In 2005, she presided over the case of an $11 billion accounting fraud involving WorldCom and sentenced the CEO, Bernard Ebbers, to 25 years.
Jones’ most notable case was US v. Windsor in 2012. She ruled that the Defense of Marriage Act unconstitutionally barred same-sex couples from marrying—a decision affirmed by the U.S. Supreme Court .
“Judge Jones was somebody who looked at the law and the legal arguments and made a decision based on the law. And that’s exactly what you want a judge to do,” James Esseks, attorney for the American Civil Liberties Union, told USA Today in 2022.
After 16 years as a federal judge, Jones retired and entered private practice. Paul Shechtman, a prominent attorney and law professor who worked alongside her as both a state and federal prosecutor and in private practice, told The Daily Beast on Monday, “I’ve known Barbara Jones my entire professional life, and I share the view of every lawyer who has ever dealt with her that she is scrupulously ethical and fair-minded.”
In keeping with her stature, Jones has been appointed a special master in a series of high-profile cases in which she has sought no personal attention. One involved a 2018 search warrant served on Trump’s ex-fixer Michael Cohen. Another, in 2021, involved a search warrant served on her old boss, Giuliani.
Giuliani sought to bar prosecutors from obtaining some 96 cellphone messages on the grounds they were privileged. Jones decided that the government did not have a legal right to 40 of them.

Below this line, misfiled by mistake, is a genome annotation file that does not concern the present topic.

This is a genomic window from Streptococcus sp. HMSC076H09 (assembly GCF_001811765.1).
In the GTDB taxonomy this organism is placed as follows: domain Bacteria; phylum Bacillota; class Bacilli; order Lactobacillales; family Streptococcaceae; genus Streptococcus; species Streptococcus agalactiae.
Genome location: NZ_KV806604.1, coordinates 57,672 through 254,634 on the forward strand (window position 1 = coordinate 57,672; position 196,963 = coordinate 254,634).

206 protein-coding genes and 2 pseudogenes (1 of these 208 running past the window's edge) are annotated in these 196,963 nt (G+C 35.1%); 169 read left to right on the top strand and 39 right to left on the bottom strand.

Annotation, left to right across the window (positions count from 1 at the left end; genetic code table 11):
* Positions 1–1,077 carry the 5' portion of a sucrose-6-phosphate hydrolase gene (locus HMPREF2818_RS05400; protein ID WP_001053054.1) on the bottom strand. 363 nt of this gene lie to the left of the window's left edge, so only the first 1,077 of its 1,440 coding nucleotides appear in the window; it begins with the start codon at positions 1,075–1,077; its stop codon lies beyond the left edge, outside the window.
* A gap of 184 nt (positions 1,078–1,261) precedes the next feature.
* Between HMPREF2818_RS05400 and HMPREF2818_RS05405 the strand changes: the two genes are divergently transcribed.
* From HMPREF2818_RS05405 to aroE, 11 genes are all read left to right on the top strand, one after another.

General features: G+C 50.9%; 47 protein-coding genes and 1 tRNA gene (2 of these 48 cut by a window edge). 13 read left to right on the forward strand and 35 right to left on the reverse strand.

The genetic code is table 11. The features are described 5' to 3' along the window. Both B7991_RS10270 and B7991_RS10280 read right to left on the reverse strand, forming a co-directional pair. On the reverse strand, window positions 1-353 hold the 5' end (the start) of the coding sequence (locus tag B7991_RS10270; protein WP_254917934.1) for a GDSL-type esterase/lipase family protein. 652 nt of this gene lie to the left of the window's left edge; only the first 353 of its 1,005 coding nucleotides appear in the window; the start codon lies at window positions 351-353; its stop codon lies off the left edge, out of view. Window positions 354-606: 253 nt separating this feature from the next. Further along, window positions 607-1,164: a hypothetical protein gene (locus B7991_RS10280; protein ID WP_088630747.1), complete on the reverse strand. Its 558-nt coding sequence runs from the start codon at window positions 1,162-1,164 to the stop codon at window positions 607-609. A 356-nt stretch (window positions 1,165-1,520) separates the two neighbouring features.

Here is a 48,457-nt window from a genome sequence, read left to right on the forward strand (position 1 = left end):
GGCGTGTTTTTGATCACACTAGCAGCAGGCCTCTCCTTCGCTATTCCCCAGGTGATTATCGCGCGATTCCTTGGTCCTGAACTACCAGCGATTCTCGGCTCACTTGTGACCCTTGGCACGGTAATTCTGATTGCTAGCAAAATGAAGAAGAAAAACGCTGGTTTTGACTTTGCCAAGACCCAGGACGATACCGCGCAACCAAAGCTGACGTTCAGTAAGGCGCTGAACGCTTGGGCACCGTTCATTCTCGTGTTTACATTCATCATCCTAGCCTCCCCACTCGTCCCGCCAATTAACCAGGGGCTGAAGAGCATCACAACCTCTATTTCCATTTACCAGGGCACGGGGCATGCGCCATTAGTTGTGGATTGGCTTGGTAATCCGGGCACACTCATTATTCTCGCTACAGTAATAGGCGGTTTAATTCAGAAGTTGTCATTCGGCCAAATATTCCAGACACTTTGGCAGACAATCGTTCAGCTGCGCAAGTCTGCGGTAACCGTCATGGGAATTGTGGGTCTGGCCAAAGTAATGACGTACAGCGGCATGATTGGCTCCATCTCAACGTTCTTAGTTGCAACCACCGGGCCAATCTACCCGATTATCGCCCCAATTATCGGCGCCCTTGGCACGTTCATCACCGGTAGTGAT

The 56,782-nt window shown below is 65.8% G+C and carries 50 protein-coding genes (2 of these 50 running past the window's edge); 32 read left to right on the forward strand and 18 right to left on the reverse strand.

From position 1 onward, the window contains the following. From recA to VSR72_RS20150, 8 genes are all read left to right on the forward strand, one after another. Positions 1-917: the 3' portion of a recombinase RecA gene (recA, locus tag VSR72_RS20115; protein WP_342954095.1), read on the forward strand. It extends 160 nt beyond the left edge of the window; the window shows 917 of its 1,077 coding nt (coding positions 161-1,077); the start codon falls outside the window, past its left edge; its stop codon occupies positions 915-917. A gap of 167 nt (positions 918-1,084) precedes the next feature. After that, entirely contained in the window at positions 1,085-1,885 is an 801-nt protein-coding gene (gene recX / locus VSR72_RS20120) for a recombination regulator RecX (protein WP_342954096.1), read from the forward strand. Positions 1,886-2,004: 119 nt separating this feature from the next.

Then, in November 2020, came a really big one. Manhattan Supreme Court Judge Arthur Engoron was worried that the Trump Organization might start moving money before judgment in a fraud case brought by New York Attorney General Letitia James. He asked both sides to propose possible monitors.
Jones was on both lists and the judge appointed her. She has been as fair as usual.
In her Jan. 26 letter to Engoron, Jones reported the lapses in transparency, yet added, “It is important to note that the Trump Organization acknowledged the disclosure issues described after I brought them to its attention.”
As reported by The Daily Beast, a footnote on page 8 of the letter addressed a $48 million loan that Trump has listed on financial disclosures. She said his company had confirmed the loan never existed, which experts told The Daily Beast raised questions about possible tax evasion.
Robert, the Trump lawyer, denied that anyone told Jones the loan was a fiction and accused her of engaging in “a demonstrable falsehood” and pursuing “some ‘Javert’ like quest.”
“The Monitor’s deliberate mischaracterization casts further doubt on her competency and veracity,” Robert contended.
No responsible party is on record casting any such doubt regarding Jones during her illustrious career.
“I’ve known Barbara since, what the hell, 1980, and that’s not her,” Pistone said on Monday. “You always can tell somebody when you’re in trial with them their true colors come out one way or the other.”
“She was always straight down the line.”